(Reuters) - Satellite TV provider DirecTV on Thursday reported fourth-quarter results that topped Wall Street estimates with better-than-expected U.S. growth and announced a $3.5 billion share buyback, sending its stock up nearly 3 percent.
The company said it added 93,000 U.S. subscribers for the quarter that ended in December as it focused on “higher quality subscribers” in a mature market. That was nearly 10 percent less than a year earlier, but above analysts’ forecasts.
The average monthly revenue per U.S. user rose 6.3 percent to $111.74.
Net income attributable to DirecTV fell to $810 million, or $1.53 per share, from $942 million a year earlier, due in part to a one-time gain in 2013 from the sale of its stake in the Game Show Network.
Revenue rose 7 percent to $8.59 billion. Analysts on average had expected earnings of $1.28 per share on revenue of $8.47 billion, according to Thomson Reuters I/B/E/S.
The company added 231,000 customers in Latin America, its largest growth area. The additions were 65 percent lower than the same quarter a year earlier.
Subscriber numbers in the region, where the company is tapping into a growing middle class, were hurt by a fall in imports of set-top boxes in Venezuela and weak economic conditions in Argentina, Colombia and Chile, the company said.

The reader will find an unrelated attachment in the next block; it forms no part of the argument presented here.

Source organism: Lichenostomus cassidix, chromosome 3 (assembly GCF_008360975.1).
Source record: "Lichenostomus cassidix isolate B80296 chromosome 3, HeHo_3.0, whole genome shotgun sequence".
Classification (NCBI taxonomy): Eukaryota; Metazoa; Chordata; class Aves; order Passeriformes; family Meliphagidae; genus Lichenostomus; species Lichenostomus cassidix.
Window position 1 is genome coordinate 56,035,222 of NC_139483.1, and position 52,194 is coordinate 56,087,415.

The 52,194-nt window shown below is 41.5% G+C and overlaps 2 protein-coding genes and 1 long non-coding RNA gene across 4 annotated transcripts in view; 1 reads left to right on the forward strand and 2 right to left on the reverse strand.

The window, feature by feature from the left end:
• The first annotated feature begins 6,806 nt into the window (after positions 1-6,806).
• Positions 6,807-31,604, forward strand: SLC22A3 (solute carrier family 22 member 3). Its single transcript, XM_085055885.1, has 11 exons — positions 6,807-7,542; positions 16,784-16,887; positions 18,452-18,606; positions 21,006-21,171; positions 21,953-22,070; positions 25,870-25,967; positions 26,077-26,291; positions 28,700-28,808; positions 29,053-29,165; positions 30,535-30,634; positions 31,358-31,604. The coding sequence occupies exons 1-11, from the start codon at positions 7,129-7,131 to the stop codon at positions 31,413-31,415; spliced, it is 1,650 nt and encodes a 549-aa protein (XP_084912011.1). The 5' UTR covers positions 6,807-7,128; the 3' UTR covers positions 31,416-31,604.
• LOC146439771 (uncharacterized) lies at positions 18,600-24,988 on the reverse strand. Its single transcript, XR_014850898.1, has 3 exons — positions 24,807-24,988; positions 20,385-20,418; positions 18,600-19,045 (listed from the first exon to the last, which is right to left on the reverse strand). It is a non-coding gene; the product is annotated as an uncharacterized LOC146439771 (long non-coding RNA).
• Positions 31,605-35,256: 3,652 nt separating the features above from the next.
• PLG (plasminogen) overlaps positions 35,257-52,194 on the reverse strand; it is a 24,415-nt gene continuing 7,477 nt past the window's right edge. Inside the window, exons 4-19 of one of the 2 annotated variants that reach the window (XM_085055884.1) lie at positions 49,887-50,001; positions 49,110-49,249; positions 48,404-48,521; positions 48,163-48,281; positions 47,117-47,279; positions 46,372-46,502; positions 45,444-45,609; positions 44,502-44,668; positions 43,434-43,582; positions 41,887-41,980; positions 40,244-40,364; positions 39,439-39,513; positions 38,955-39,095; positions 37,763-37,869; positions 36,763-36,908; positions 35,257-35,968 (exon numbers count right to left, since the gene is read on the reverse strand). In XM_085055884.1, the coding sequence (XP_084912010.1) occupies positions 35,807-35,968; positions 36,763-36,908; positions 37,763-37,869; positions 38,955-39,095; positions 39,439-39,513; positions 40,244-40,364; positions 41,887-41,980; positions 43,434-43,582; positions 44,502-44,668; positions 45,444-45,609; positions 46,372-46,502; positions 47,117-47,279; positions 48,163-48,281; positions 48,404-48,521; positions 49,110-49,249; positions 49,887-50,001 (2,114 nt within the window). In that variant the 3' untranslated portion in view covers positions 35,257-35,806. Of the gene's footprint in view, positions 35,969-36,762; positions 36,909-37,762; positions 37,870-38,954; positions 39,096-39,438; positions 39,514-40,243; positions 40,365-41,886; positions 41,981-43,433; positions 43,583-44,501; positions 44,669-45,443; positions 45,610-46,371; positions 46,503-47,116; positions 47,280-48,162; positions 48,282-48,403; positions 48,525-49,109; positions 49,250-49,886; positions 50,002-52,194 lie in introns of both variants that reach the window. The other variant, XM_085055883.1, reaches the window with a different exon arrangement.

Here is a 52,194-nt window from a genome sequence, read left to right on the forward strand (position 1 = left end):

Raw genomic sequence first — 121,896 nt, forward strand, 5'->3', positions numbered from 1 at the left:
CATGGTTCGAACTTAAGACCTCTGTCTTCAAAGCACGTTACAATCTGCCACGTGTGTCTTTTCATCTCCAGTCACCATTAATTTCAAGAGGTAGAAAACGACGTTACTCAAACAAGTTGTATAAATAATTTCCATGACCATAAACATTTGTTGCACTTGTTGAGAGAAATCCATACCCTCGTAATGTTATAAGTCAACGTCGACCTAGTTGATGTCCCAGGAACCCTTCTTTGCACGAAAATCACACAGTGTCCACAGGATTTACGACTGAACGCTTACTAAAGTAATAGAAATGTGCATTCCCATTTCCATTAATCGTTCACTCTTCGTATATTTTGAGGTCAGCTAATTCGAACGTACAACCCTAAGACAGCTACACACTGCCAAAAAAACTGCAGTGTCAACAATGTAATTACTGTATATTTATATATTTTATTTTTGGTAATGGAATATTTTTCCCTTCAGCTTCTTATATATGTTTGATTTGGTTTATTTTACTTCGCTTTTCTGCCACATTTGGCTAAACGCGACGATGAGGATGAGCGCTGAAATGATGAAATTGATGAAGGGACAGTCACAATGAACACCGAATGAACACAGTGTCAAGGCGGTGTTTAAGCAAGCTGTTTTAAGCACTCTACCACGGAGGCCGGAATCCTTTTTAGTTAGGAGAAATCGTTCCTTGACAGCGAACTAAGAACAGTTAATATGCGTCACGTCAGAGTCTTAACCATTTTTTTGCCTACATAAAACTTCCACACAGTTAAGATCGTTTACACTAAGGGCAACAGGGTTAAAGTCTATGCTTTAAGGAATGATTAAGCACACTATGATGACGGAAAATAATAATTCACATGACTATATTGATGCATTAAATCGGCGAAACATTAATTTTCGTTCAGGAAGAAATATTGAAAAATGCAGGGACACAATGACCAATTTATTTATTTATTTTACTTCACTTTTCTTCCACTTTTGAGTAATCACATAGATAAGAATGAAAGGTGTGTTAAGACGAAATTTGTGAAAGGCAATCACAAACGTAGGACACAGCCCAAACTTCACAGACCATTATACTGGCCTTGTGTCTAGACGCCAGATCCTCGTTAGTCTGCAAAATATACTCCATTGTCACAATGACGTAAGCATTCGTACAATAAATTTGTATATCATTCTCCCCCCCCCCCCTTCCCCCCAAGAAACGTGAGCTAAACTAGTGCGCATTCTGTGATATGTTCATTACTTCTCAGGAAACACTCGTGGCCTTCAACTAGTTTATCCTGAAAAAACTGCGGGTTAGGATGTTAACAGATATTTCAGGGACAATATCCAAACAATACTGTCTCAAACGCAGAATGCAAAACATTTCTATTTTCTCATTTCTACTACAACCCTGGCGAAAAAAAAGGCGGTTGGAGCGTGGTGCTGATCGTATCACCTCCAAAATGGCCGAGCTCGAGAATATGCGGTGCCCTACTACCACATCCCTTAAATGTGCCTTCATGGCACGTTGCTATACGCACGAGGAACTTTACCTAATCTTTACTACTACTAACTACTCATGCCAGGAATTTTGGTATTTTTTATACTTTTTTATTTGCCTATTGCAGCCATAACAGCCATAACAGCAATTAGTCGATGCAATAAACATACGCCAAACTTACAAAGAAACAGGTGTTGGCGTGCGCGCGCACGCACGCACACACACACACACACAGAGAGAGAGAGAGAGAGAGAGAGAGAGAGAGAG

Northland Securities analyst Tom Eagan said DirecTV beat his forecast for 84,000 new customers in the United States but fell short of his 400,000 estimate for Latin America. Still, he called the overall results “very solid.”
“On the whole, these results confirm our thesis for DTV: consistent and growing US operations accompanied by a more volatile Latam business,” Eagan said in a research note.
DirecTV Chief Executive Officer Mike White said the company was assessing the impact of Comcast Corp’s proposed purchase of Time Warner Cable Inc, which was announced on February 13.
“If the deal is approved as proposed, it clearly represents an unprecedented media concentration in one company,” White said on a conference call with analysts.
DirecTV has not decided what stance it will take with U.S. regulators who will review the deal, White said.
Areas deserving scrutiny include “the effective broadband monopoly they might have in as much as two-thirds of the country,” White said, as well as “the interaction between horizontal power and the vertical power that they would have with content costs.”
DirecTV said it had 20.25 million subscribers in the United States at the end of 2013, up about 0.8 percent from 2012. In Latin America, its customer base grew 12 percent to 11.57 million.
Shares of DirecTV rose 2.8 percent to $74.97 in afternoon trading on Nasdaq.
Reporting by Lisa Richwine in Los Angeles and Sagarika Jaisinghani in Bangalore; Editing by Saumyadeb Chakrabarty, Maju Samuel and Amanda Kwan